Previously, we wrote about the importance of using gender-free language in our writing—not only to avoid excluding groups of people, but also to let the reader concentrate on what we’re saying, not how we’re saying it. There are many ways to offend people—whether it’s women, people with health issues, or entire races, and it’s important to be aware of the language we use in our writing to avoid being insensitive. Let’s look at how to avoid sexist language when trying to match pronouns (like, his and her) with plural nouns like they.
Gender Bias and the Singular “They”
If you are talking about a population of people of both sexes, do not alienate one gender by using pronouns that are either male or female. When we know the gender of a group, it’s easy:
The Girl Scouts convened at noon, and each girl had her speech ready.
But if the gender of the group isn’t quite so clear, things get a little tricky. Consider the following variations:
1. When the volunteers showed up, each felt their heart sink at the terrible sight.
2. When the volunteers showed up, each felt his or her heart sink at the terrible sight.
3. When the volunteers showed up, they felt heartsick at the terrible sight.
Sentence #1 is technically incorrect, as “their” is plural yet refers to a singular indefinite pronoun (“each”). This is common in speech, but the written word comes under closer scrutiny, and many grammarians insist that this usage is not only incorrect, but unacceptable. Using the singular “they/their” has, however, become more commonplace in modern literature and is not unheard of in historical literature—and many predict that this practice will one day be considered correct and standard form.
Sentence #2 is correct, but, if overused, this technique becomes tiresome very quickly.
Sentence #3 is also correct and eliminates the gender issue altogether.
If you’re serious about writing with sensitivity, avoid loaded words such as mankind, postman, and fireman, and watch out for occupational stereotypes, such as assuming that all kindergarten teachers are women or all police officers are men.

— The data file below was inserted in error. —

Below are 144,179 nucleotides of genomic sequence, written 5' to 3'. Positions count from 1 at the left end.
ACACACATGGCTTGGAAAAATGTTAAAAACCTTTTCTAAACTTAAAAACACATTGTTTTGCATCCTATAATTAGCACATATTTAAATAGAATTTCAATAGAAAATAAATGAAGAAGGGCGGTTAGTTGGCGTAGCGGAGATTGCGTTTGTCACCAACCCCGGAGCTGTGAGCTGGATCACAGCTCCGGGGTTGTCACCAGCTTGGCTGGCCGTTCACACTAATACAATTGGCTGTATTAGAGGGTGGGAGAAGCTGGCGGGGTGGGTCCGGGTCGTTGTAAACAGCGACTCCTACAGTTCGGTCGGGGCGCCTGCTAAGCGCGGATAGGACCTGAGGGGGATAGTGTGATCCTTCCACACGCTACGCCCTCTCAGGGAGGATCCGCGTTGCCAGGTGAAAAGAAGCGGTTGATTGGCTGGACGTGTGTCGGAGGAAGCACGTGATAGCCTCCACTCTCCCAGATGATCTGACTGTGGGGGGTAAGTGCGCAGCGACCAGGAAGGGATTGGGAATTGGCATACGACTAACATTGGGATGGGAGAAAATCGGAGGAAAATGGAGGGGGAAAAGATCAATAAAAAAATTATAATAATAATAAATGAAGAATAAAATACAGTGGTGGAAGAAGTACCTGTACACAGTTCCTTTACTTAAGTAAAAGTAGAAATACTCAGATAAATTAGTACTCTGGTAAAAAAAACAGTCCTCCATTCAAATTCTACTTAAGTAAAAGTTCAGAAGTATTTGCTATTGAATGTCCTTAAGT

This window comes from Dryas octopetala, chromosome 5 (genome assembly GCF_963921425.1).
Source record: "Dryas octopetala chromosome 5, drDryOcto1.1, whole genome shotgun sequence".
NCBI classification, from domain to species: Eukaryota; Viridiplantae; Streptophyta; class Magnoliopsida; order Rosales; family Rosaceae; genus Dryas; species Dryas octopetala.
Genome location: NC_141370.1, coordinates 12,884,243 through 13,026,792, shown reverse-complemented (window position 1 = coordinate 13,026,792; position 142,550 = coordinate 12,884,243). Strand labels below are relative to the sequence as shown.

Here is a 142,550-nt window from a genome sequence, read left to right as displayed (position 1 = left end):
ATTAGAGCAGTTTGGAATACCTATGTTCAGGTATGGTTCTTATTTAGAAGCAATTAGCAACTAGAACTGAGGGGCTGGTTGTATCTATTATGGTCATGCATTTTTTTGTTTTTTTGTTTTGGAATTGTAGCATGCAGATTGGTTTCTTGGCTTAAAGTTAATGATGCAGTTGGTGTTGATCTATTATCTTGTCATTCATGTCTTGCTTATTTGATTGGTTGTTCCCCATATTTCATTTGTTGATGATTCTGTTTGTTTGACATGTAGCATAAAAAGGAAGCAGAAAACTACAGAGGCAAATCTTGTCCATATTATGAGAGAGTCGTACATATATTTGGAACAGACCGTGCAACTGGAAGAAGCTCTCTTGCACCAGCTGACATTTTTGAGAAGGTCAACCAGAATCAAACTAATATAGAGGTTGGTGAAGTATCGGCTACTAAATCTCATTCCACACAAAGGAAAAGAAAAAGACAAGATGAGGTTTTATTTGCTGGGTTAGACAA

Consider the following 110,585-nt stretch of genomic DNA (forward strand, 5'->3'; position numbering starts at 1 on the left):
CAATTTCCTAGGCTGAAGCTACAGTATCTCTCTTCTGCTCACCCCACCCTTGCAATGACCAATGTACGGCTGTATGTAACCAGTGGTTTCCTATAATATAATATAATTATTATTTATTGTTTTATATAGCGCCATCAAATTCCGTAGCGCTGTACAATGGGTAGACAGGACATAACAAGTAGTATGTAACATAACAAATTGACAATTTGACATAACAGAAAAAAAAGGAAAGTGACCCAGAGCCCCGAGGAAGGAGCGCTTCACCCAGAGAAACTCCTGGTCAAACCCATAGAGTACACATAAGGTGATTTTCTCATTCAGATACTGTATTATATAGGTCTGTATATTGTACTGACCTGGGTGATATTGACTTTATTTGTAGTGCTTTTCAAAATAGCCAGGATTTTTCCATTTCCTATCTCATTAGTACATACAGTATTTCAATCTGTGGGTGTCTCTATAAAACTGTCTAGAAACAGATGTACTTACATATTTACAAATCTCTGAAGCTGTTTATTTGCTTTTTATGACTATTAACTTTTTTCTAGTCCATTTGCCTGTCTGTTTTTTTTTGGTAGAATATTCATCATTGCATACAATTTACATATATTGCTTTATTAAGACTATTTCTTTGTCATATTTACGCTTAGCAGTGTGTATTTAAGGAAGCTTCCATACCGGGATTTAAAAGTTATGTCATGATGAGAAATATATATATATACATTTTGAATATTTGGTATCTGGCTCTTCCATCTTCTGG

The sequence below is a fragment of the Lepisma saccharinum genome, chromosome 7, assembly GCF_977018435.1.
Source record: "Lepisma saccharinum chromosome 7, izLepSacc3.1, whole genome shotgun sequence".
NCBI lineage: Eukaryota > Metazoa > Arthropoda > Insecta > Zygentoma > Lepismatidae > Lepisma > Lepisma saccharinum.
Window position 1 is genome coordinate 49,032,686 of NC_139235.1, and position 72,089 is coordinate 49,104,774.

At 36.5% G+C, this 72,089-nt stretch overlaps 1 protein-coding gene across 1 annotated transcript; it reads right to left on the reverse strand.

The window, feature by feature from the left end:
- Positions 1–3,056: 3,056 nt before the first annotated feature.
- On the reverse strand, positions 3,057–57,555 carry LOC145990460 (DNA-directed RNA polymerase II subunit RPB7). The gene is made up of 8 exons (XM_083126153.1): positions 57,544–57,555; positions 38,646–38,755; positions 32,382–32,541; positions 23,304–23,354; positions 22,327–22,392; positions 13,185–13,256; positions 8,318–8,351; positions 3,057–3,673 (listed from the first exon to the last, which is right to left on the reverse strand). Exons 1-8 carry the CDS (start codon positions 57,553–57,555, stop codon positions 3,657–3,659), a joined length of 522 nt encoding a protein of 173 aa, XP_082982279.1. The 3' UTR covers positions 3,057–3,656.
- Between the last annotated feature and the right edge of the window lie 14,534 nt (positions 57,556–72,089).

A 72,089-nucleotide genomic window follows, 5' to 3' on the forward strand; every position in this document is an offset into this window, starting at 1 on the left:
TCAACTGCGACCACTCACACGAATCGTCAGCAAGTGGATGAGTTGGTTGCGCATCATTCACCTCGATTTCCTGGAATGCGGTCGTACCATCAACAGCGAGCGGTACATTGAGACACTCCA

Other Sensitive Areas:
Country of Origin and/or Race
It is extremely offensive to make sweeping generalities about an entire race or nationality, so be careful how you describe your characters, and avoid stereotypes of any kind.
A person’s sexual orientation should be brought to attention only if it is a relevant part of your story. If your poem is about the prejudice faced by a gay couple, then certainly their sexual orientation is relevant. Saying “The man who took our order was obviously a homosexual” could be construed as offensive if the man’s sexuality has nothing at all to do with the story.
This can be a very sensitive area. If you view a particular religion as fanatical or cultlike, refrain from describing it as such. Your readers could be mightily offended—and rightly so.
Knock It Off with the Fat Jokes
Not much else to say. Just don’t participate.
There is an exception to all of this. If you are trying to show what a donkey’s behind your character is, feel free to employ all these methods and offend away—as long as it’s clear your character is the insensitive lunkhead, not you.
Writer’s Relief has been helping writers by proofreading for pronoun agreement since 1994. We help creative writers get published by managing the submission process. To learn if you’re qualified to become a client, please visit our Submission Guidelines.
Very important – to make sure the reader understands that the character is the offensive one, and that they’re not just reading an incredibly insensitive author.
“Describing” a character as offensive can sometimes be done by showing not telling. Let the character’s actions or dialogue show it. How others respond to that character helps as well.